taxpayers and lake users. “With over 15,000 lakes statewide and a modest number of state staff in service to protect them, it is clear that no one state agency or unit of government can independently provide the attention that each lake deserves” said Patrick Goggin, UW-Extension lake specialist. “This leadership program provides local lake leaders with effective tools and resources to assist them as they volunteer their skills and talents to the stewardship of our lakes.” The Wisconsin Lakes Partnership is a team made up of the UW-Extension, Wisconsin Department of Natural Resources and the citizen advocacy organization for Wisconsin lakes. Together they recognized the need for new and ongoing

leadership in the management of lakes and created the Wisconsin Lake Leaders Institute in 1996. The mission of the Institute is to assist citizen lake leaders or “crew members” in developing and enhancing both their technical and people skills, ultimately enriching their communities and the waters within them. Since its inception, more than 200 participants have graduated from the Institute and have made significant contributions in addressing diverse water management challenges. The program has received national attention as an effective strategy to enhance lake stewardship and protection. For more information about the Lakes Leadership program, contact Sheehan at (715) 479-3646.


Derby: total payout for title race is $81,600 FROM PAGE 1A sport of snowmobiling,” said Achterberg. For the title event racers, Jimmy John’s also is putting up another $10,000 for the “Jimmy John’s Freaky Fast Challenge,” which will be split up among the top four drivers in the championship race at the mandatory pit stop caution. The leader at lap 10 of the 30-lap feature will pocket $5,000, with second getting $3,000, while third and fourth will each get $1,000. The big payday at the AMSOIL World Championship will continue to be spread out across the top 12 finishers when the final checkered flag falls and the ice dust settles. Achterberg said there is an additional $11,600 being paid out by the AMSOIL Derby Track. Achterberg said the total payout of $81,600 for the championship race will make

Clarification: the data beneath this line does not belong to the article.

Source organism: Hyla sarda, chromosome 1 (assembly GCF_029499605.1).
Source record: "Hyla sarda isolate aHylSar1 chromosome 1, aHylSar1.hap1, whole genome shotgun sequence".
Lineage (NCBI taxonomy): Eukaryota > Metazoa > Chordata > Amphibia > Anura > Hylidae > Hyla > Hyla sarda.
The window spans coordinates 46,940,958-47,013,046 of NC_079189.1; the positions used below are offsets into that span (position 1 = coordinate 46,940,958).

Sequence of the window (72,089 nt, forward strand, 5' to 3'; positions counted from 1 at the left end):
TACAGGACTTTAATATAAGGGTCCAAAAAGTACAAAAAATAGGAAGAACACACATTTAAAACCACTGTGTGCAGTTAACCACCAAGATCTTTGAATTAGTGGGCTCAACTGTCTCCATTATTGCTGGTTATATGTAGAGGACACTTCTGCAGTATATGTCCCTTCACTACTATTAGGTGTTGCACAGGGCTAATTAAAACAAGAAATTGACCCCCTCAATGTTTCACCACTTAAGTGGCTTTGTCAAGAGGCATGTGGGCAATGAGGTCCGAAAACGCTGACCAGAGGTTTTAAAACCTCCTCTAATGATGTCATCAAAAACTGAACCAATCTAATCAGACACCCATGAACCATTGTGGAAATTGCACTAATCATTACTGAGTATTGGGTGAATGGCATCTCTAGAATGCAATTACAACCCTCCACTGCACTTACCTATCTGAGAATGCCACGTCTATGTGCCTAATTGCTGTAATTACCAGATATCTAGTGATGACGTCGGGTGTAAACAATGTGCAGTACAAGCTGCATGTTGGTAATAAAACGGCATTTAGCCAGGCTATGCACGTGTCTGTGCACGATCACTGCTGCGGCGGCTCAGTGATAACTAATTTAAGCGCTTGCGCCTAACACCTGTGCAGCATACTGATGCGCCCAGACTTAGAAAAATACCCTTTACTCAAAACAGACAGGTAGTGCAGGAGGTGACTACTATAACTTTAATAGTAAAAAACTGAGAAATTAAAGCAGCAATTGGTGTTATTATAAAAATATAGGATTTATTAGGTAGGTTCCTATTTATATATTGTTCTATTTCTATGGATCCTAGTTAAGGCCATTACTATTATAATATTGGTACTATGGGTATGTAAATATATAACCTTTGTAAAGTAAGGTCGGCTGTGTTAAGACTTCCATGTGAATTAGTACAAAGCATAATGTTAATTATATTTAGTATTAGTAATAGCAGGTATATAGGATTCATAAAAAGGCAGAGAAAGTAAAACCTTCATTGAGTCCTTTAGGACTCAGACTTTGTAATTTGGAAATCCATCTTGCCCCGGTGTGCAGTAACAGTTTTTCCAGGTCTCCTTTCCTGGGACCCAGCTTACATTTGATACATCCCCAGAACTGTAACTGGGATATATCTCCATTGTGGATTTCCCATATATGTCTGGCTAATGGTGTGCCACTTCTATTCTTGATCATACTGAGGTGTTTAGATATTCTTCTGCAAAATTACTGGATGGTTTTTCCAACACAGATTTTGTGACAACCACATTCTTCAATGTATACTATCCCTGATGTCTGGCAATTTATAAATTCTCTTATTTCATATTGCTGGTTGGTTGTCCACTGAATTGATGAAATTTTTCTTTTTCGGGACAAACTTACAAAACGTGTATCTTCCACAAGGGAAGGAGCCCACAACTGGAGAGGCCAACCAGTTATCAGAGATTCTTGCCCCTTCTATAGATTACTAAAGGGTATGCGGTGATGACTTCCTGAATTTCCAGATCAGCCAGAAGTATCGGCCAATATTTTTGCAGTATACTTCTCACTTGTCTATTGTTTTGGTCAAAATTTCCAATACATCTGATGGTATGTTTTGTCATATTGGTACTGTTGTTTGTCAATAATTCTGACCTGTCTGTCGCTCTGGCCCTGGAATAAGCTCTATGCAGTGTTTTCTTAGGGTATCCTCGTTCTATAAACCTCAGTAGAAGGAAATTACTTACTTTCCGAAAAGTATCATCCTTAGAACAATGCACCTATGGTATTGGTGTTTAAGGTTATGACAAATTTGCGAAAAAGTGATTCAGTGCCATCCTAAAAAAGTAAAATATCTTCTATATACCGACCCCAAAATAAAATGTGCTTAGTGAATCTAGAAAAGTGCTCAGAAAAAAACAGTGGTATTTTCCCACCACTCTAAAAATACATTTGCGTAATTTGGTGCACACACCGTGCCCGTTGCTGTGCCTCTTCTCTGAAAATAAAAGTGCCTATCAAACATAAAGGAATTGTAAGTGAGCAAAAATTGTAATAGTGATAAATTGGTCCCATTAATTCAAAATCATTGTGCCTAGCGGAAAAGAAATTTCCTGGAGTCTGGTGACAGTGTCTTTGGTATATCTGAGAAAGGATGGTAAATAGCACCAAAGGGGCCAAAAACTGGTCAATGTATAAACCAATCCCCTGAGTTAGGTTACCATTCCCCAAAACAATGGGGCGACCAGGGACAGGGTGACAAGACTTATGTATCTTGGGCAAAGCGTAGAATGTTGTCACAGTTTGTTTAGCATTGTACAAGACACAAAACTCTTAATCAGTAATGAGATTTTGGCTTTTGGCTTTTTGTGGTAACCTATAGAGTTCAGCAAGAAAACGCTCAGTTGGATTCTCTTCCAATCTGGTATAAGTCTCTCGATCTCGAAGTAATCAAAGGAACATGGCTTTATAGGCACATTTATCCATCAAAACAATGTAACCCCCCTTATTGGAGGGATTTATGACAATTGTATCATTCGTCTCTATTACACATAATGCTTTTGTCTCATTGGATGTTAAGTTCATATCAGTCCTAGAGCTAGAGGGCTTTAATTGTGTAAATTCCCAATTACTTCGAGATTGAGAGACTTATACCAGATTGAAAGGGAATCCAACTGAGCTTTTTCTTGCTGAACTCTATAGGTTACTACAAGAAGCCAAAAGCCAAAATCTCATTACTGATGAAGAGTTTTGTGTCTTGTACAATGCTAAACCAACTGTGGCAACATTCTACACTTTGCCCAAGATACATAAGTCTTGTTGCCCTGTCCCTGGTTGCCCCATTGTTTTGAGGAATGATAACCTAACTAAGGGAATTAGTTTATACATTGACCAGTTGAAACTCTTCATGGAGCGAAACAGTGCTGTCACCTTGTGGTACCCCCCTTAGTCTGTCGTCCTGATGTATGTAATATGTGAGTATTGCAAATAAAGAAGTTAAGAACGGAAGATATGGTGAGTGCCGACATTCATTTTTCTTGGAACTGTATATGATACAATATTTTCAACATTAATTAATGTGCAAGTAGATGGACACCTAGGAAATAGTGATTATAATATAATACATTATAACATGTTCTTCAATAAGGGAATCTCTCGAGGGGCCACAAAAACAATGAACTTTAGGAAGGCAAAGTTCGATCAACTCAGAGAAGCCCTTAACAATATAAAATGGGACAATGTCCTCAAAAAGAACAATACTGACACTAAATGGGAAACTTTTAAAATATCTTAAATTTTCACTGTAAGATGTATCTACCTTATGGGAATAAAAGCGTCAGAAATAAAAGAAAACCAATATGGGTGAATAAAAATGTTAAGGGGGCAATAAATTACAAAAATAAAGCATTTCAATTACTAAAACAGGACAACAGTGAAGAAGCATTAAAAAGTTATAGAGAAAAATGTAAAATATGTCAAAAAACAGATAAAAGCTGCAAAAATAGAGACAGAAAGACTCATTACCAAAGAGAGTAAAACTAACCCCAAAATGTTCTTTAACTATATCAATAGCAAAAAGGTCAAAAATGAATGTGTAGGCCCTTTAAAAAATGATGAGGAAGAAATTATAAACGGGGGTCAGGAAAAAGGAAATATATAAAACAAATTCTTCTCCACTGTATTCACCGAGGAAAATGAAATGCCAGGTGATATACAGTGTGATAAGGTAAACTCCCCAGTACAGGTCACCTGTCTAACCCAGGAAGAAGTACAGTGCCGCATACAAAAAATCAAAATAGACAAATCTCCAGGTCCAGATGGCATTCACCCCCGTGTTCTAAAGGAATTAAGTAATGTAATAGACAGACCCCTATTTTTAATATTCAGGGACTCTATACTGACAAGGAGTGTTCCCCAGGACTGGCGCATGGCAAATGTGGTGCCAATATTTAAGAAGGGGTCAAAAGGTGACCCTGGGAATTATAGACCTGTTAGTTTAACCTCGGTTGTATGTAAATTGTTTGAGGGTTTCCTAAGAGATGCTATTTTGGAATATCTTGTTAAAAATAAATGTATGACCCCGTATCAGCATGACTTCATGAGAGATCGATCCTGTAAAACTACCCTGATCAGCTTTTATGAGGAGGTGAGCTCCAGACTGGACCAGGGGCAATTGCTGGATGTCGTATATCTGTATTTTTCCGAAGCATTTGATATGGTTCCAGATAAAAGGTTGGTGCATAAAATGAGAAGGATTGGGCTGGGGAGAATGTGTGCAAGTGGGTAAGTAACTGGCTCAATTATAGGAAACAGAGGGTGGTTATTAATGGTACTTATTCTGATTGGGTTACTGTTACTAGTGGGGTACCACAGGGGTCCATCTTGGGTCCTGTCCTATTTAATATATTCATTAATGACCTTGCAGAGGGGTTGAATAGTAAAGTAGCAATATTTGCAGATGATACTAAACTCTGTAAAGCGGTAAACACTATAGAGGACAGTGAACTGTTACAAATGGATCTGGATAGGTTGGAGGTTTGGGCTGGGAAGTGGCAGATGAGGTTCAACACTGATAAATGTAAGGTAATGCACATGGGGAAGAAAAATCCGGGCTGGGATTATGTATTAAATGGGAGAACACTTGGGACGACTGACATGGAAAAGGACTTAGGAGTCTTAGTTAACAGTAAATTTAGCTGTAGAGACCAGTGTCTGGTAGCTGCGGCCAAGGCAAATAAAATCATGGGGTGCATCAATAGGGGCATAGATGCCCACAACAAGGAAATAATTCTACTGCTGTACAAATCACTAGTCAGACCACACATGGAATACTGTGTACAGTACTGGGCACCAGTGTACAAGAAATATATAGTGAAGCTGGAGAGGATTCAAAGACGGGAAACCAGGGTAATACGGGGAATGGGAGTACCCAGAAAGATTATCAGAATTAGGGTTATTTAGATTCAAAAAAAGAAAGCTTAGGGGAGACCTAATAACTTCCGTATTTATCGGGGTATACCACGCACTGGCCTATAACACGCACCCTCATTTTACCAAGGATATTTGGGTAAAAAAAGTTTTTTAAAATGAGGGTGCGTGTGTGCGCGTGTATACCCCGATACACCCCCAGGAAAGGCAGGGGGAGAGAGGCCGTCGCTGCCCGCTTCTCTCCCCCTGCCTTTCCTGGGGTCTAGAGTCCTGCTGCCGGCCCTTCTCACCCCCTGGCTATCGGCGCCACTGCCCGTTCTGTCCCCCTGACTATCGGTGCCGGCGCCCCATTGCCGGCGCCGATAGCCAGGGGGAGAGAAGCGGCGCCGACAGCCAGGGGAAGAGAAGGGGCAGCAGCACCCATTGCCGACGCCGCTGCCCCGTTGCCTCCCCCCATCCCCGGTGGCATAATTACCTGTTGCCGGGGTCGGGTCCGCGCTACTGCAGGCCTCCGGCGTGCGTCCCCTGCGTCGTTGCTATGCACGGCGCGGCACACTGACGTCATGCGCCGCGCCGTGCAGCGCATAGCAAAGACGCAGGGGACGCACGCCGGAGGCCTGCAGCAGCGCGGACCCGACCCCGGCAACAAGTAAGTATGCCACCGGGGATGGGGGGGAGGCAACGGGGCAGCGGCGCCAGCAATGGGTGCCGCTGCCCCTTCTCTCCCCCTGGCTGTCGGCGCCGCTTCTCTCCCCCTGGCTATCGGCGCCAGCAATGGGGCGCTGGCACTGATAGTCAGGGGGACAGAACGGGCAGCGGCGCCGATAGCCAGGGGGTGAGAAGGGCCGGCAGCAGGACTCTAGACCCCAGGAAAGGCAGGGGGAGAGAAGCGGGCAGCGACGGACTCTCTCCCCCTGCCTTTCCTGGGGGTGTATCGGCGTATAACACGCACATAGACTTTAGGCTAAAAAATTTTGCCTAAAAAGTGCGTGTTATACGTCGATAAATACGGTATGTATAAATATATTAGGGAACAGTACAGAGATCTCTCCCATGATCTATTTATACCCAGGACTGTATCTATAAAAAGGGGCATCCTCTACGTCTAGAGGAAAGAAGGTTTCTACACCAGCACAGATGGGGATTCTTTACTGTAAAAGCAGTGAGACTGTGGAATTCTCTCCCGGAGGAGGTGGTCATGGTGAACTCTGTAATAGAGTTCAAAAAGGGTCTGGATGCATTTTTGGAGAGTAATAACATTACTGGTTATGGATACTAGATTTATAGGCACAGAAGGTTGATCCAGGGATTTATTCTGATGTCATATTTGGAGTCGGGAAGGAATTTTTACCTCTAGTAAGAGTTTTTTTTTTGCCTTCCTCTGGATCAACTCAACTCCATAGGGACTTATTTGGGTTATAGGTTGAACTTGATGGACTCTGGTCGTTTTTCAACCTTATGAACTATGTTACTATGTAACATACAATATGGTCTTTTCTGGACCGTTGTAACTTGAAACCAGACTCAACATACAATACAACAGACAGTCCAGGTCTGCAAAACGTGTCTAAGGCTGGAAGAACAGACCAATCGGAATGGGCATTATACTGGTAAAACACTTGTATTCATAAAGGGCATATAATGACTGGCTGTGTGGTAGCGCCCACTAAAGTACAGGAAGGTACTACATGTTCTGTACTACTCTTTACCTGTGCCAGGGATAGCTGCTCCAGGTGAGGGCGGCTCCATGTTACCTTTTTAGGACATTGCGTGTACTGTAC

it the richest payout in the history of modern day snowmobile racing. “We couldn’t be happier right now, and are extremely excited to welcome Jimmy John’s Gourmet Sandwiches as an official product sponsor of the AMSOIL World Championship,” said Achterberg. With Jimmy John’s tossing an extra $50,000 into the payout, track officials estimate the total payout for the 50th anniversary Derby will top $150,000, which includes cash payouts, trophies, jackets, rings and checkered flags — all recognizing being a winner at Eagle River. Anniversary plans Achterberg said the 50th anniversary will feature spectacle attractions for the fans, many of whom have come to the Derby for decades. “The 2013 Derby will have a large number of past World Champions returning to meet

and greet their fans,” said Achterberg. “Their actual winning sled or detailed replicas will be here to be seen both on display and on the track that made them famous.” All the past Derby Queens have been invited and will be appearing with the former champs to visit with race fans. “Opportunities to meet past and current race drivers will be a big part of the weekend with a large heated VIP tent and an expanded Expo Hall loft,” said Achterberg. “The loft will be the site of the Saturday night Top Ten ring presentation, open to all fans.” There also will be visiting celebrities from the auto racing world, including threetime Indy 500 champion Bobby Unser and Paul Page, known as the “Voice of Indy.” Vintage starts first Achterberg said the 2013 event will actually be a 10-

NEW NAME . . . SAME GREAT SERVICE & STAFF Time passes, but important things never change.